Daimler set two priorities for technological leadership in a new strategy for its

Mercedes-Benz


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brand this week: electric drive and car software. For the latter, the company is working on an entire operating system, MB.OS, that from 2024 will run not just Mercedes’s proprietary infotainment system and its mobile broadband connection but also crucial elements of the driving experience, including self-driving features and battery management.

The company will partner with technology specialists for specific applications, notably

Nvidia

for automated driving. Yet the closer the software gets to the customer experience, the more Daimler wants

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Supreme Court Hears Copyright Battle Between Google and Oracle

WASHINGTON — The Supreme Court considered on Wednesday whether Google should have to pay Oracle billions of dollars in a long-running lawsuit over software used on many of the world’s smartphones, wrestling during a lively argument with the potentially enormous implications of what has been called the copyright case of the decade.

Several justices noted how consequential a decision in the case could be. “I’m concerned,” Justice Samuel A. Alito Jr. told a lawyer for Google, “that, under your argument, all computer code is at risk of losing protection.”

Chief Justice John G. Roberts Jr. noted the opposite concern. “We’re told that if we agree with Oracle, we will ruin our tech industry in the United States,” he said.

The justices heard the argument by telephone, and they used a series of low-tech analogies to test the two sides’ arguments. Their questions included ones on safecracking, football playbooks, typewriter keyboards,

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What Is Fair Use? Google vs. Oracle Brings Decade-Long Copyright Battle To Supreme Court

KEY POINTS

  • Oral arguments were held before the Supreme Court over the copyright case between Oracle and Google
  • Google stands to pay Oracle nearly $9 billion for 11,000 lines of code in Android software if the court rules in Oracle’s favor
  • Big tech is throwing in behind Google while media and entertainment companies and the Trump administration is backing Oracle

The Supreme Court faces upending the tech industry by determining whether Google stole code from Oracle in building its Android operating system in a case that could redefine the meaning of the fair use doctrine. All eight justices on Wednesday grilled the tech giants’ legal teams as well the U.S. deputy solicitor general in a potentially far-reaching case.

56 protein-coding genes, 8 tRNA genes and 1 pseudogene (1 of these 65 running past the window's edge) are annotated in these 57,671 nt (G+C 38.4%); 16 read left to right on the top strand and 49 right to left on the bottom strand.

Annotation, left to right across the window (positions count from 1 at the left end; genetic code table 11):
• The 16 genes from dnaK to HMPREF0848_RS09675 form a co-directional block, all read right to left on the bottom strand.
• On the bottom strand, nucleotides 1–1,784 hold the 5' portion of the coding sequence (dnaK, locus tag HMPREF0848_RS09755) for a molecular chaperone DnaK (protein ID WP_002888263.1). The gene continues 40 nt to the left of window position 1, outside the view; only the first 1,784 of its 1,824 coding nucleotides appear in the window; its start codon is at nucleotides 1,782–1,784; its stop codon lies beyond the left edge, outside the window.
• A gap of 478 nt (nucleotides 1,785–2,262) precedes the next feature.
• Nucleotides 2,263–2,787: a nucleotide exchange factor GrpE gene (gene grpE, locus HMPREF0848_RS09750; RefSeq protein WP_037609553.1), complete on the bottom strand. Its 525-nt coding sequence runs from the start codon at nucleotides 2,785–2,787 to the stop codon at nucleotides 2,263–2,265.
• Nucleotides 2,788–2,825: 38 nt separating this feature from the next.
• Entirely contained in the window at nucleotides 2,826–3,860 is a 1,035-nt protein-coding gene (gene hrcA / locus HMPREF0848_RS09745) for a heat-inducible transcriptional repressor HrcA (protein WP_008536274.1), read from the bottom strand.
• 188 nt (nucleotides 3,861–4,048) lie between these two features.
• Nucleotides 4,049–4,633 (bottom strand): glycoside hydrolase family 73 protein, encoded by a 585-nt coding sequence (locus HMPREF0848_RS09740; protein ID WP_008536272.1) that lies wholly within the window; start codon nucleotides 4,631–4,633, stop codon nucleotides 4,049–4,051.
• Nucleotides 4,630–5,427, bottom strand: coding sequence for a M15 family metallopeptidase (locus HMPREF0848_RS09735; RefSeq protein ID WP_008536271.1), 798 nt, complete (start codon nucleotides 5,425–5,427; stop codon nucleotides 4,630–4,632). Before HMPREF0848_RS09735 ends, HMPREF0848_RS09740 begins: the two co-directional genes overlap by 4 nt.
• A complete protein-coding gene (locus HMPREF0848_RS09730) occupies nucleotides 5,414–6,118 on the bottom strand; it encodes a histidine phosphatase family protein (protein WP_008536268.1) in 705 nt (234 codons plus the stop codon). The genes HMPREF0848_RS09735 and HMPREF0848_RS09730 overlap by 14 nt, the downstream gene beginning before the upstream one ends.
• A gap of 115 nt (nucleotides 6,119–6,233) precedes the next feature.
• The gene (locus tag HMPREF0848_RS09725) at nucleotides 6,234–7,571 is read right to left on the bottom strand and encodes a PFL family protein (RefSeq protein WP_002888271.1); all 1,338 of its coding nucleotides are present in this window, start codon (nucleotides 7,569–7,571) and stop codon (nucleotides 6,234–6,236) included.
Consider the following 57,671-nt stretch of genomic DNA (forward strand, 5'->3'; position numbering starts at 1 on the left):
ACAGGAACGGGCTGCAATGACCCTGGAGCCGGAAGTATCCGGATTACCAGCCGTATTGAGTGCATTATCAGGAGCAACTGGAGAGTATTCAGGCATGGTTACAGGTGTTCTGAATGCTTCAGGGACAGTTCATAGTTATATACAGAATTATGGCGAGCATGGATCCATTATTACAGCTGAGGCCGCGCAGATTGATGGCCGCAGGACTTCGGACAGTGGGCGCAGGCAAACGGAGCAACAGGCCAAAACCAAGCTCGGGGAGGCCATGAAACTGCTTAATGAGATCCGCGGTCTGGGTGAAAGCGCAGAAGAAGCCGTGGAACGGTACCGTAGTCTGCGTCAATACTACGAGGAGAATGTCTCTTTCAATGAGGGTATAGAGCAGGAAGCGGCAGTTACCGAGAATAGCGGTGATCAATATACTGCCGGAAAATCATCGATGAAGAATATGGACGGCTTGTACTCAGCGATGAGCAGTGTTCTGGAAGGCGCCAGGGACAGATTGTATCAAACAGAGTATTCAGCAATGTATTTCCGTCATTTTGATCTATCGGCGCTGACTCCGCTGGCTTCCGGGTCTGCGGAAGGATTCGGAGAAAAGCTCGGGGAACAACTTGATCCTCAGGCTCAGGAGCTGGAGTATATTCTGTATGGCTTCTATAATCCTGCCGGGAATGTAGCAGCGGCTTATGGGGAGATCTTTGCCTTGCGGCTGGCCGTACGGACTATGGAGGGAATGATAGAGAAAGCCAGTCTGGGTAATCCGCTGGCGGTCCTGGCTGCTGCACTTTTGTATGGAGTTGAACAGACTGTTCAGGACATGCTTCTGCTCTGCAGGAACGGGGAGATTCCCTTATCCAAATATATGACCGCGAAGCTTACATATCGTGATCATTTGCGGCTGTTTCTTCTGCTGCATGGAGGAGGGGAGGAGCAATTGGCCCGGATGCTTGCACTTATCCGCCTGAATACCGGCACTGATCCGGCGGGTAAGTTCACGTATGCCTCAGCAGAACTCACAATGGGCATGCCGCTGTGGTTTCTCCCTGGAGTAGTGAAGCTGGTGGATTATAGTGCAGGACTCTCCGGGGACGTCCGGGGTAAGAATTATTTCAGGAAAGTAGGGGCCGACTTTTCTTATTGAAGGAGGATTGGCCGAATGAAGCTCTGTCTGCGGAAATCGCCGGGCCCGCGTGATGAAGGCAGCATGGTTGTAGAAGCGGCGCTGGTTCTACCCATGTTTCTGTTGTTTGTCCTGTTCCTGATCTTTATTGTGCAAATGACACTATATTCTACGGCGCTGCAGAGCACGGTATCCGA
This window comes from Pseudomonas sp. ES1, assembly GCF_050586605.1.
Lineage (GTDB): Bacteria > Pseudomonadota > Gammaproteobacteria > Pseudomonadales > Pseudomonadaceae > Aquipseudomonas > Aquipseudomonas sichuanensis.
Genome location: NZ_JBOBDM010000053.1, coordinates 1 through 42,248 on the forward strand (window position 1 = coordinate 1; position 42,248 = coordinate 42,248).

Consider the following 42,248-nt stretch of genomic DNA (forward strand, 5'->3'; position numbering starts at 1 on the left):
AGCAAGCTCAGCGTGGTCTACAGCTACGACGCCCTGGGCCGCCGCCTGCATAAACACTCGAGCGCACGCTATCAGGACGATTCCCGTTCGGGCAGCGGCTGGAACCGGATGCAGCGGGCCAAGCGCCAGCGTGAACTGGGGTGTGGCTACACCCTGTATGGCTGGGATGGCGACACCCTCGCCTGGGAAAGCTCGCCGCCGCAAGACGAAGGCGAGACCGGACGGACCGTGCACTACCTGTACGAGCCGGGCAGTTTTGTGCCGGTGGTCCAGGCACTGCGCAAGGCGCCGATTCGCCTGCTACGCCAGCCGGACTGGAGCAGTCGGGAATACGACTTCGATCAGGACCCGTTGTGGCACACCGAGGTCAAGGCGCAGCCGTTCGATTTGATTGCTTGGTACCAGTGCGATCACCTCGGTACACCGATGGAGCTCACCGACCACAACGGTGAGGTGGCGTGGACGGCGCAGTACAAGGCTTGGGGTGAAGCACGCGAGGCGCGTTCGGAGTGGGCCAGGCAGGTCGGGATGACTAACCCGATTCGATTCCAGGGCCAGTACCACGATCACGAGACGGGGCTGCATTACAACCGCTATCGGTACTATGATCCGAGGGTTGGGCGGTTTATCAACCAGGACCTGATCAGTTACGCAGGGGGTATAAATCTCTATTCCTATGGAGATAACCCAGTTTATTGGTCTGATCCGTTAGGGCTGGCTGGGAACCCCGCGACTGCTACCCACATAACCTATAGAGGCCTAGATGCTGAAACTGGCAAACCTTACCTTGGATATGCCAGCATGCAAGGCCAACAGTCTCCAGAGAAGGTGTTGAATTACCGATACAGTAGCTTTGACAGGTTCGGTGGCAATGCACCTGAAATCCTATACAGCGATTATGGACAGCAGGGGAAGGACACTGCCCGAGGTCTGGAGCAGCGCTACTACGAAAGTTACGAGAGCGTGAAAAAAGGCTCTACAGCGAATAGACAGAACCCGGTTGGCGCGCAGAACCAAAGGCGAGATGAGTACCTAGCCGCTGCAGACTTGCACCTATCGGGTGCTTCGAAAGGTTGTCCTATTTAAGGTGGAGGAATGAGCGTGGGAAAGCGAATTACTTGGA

Google said its incorporation of 11,500 lines of Oracle Java code constitutes fair use, while Oracle argued the action violated its ownership rights. The lawsuit has been working its way through the

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Supreme Court wrestles with Google-Oracle copyright battle that could upend tech industry

WASHINGTON – The Supreme Court wrestled at length Wednesday over a $9 billion copyright battle between tech giants Google and Oracle that has gone on for a decade.

4 Big Tech CEOs draw scrutiny on Capitol Hill

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But after an extended, 90-minute oral argument conducted by telephone in deference to the COVID-19 pandemic, several justices indicated their solution might be to send the case back to a lower court for even more review.

A majority of justices appeared to doubt that Google had the right to copy some of Oracle’s Java programming language to create Android, the world’s most popular mobile software. But they worried that a ruling against Google could set back software innovation by requiring costly duplication.



logo: The Supreme Court agreed to hear a multi-billion dollar copyright dispute between Google and Oracle.


© KAREN BLEIER, AFP/Getty Images
The Supreme Court agreed to hear a multi-billion dollar copyright dispute between Google and Oracle.

Start the day smarter. Get all

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Vizient Provides Guidance to Hospitals on New Technologies to Battle COVID-19 Pandemic

Vizient, Inc. released three new evidence-based reports providing a comprehensive overview and guidance to hospitals on the appropriate implementation of emerging innovative technologies for helping to care for COVID-19 patients. These reports, targeted at hospitals dealing with the COVID-19 pandemic, address immediate needs for the care of patients during the crisis.

“The COVID-19 pandemic has created an environment where hospitals are being compelled to consider novel technologies that can help them manage their patients more efficiently and improve outcomes,” said Joe Cummings, technology program director at Vizient. “These reports provide insight to help health care providers identify and evaluate new technologies that may be vital in the fight against COVID-19.”

Devices to Assist Ventilator Weaning in COVID-19 Patients

With mechanical ventilation often required in seriously ill COVID-19 patients, weaning patients from ventilators can be a prolonged process complicated by disuse atrophy of the respiratory muscles. Studies have shown that 30%